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Creating an Unknown World

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It's time for me to talk about the core of any constructive procedural game (Minecraft, Terraria, etc.),
the actual procedural construction! The world nobody has ever seen before that seems to emerge from nothing.
It's really not dark magic or hidden secrets of Computer Science, the key is always FRACTALS.
Fractals are any complex pattern that has the same appearance at any scale.
Take a look at a map of our planet and you can see a similar random pattern if you zoom in on a chain of islands or the coastlines.
The real world isn't actually built on fractals- fractals are a mathamatical concept-
but you can create something that looks a lot like it yet is different using them.

Being more practical, world generation in these kinds of games is often done in two steps.
The first step has always been identical, tried and true across many of these games.
A Perlin Noise topology is created using a 2D pattern (for 3D cube games) or a 1D pattern (for 2D side-scrolling games) which specifies height of the land.
Perlin Noise is just levels of noise added on top of one another with each "smaller" "higher resolution" layer being added that is a factor weaker than the last.
The result is this sort of "cloudy" pattern which looks naturally made.
Additional topologies can be created and overlayed to add additional mixtures of features (roughness, forest density, biomes, etc.).

Where these games diverge is the generation of the actual land based on this topology. One example is if you generate a 3D voxel map using Perlin Noise and pick a threshold
between land and air, you'll get nice random volumes of land. Clamp this to your heightmap and adjust for the topology to get a very Minecraft-like world.
If you actually do this you may notice lots of noise and floating cubes. One quick and dirty fix Notch once used was to not generate all levels of the Perlin Noise map,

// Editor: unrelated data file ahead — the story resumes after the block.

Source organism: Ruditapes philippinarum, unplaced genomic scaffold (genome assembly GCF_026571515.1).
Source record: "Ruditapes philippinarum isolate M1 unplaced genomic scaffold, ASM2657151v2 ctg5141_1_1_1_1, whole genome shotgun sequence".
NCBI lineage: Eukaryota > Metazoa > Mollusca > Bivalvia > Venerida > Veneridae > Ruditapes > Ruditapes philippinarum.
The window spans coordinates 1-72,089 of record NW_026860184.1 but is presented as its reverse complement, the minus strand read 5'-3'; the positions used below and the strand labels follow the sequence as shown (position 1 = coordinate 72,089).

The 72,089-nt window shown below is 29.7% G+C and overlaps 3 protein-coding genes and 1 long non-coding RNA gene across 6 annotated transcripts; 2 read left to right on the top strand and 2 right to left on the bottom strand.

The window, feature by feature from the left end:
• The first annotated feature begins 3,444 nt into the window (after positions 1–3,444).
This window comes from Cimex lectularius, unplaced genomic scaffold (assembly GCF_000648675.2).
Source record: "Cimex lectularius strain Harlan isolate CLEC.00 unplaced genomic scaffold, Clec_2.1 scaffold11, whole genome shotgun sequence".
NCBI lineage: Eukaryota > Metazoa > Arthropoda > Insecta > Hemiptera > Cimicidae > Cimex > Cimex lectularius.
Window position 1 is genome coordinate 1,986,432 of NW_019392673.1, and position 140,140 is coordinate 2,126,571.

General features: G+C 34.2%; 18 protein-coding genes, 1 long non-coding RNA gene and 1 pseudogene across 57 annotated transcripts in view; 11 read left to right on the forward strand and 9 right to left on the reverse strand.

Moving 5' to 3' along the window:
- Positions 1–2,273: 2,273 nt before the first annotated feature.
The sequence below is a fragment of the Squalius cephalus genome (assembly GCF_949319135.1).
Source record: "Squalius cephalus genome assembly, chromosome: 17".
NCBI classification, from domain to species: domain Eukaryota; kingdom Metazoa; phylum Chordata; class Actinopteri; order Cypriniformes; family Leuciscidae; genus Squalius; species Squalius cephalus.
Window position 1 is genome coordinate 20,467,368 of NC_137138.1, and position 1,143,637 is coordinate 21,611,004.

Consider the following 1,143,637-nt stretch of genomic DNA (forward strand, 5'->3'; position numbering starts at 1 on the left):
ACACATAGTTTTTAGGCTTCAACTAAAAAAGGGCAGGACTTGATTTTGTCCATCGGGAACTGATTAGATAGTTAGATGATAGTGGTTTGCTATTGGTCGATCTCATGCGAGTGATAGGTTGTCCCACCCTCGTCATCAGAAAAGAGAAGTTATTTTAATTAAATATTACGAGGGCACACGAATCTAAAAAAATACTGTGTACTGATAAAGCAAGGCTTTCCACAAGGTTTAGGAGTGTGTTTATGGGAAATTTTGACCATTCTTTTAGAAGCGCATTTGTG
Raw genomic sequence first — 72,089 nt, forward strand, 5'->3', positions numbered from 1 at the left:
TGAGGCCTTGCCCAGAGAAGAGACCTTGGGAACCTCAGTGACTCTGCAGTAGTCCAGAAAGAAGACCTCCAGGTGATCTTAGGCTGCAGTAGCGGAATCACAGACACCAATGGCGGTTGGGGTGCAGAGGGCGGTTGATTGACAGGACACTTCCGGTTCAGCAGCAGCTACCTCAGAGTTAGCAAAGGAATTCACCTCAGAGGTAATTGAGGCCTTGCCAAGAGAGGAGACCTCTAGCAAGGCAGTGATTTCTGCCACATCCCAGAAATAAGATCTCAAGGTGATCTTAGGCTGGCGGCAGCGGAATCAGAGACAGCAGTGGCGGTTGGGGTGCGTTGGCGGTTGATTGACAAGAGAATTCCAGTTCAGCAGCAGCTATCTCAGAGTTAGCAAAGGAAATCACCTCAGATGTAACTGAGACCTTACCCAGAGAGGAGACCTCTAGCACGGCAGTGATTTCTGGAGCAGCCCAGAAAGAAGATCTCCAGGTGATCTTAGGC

this resulted in smoother terrain that could be rough in some places, flat in others, and wouldn't have too much noise in it.

Sometimes you could more explicitly carve out caves and add features using primitive "brush" shapes. Your program would decide to create caves directly and could
carve fat wavy lines of air into the ground. It could add hills using random phases and amplitudes of cosines or with frequency modulation synthesis.
And of course, it can dot the underground with little ore pockets for the player to find.

Eventually you may decide to generate existing built human-made like structures, especially dungeons.
This could be done in a classic mystery dungeon style by assembling patterns and choosing randomly the next piece to attach based on the previous pieces.
It is this second stage where the games begin to differ and get their unique feel from.

LandTraveller uses layers of fractal noise to create these world map samples with their biomes, oceans, etc.
If you look very very closely, you can see little purple pixel dots where landmarks, dungeons, portals, additional features, etc.
may or may not be generated. This simple idea can create parts of the world the player would have fun finding and exploring.
The world maps here are of fixed size, so it is possible to try and complete everything in a game world.
Even if you manage to do that, the next generated world could be completely different from the last adding lots of replay value.
You could challenge another world with a new character or use your existing built-up one.

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5 Comments On This Entry

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16 October 2013 - 05:31 AM
Loren Carpenter used fractals to create whole planet for star trek 2: wrath of khan, just because he read a book about fractals by Benoit Mandelbrot.


16 October 2013 - 09:00 AM


16 October 2013 - 10:41 AM
Ok, i should have been more clear. Wrath of khan was just an example, but yeah fractals are awesome. I wonder how much time did it take to make a whole planet on a computer from 1982?


16 October 2013 - 01:11 PM
Probably about 2 and a half weeks. My engine does it on my basic laptop's AMD Phenom in about 15~20 seconds.


23 October 2013 - 07:11 PM
Not gonna lie. I learned alot from this :)
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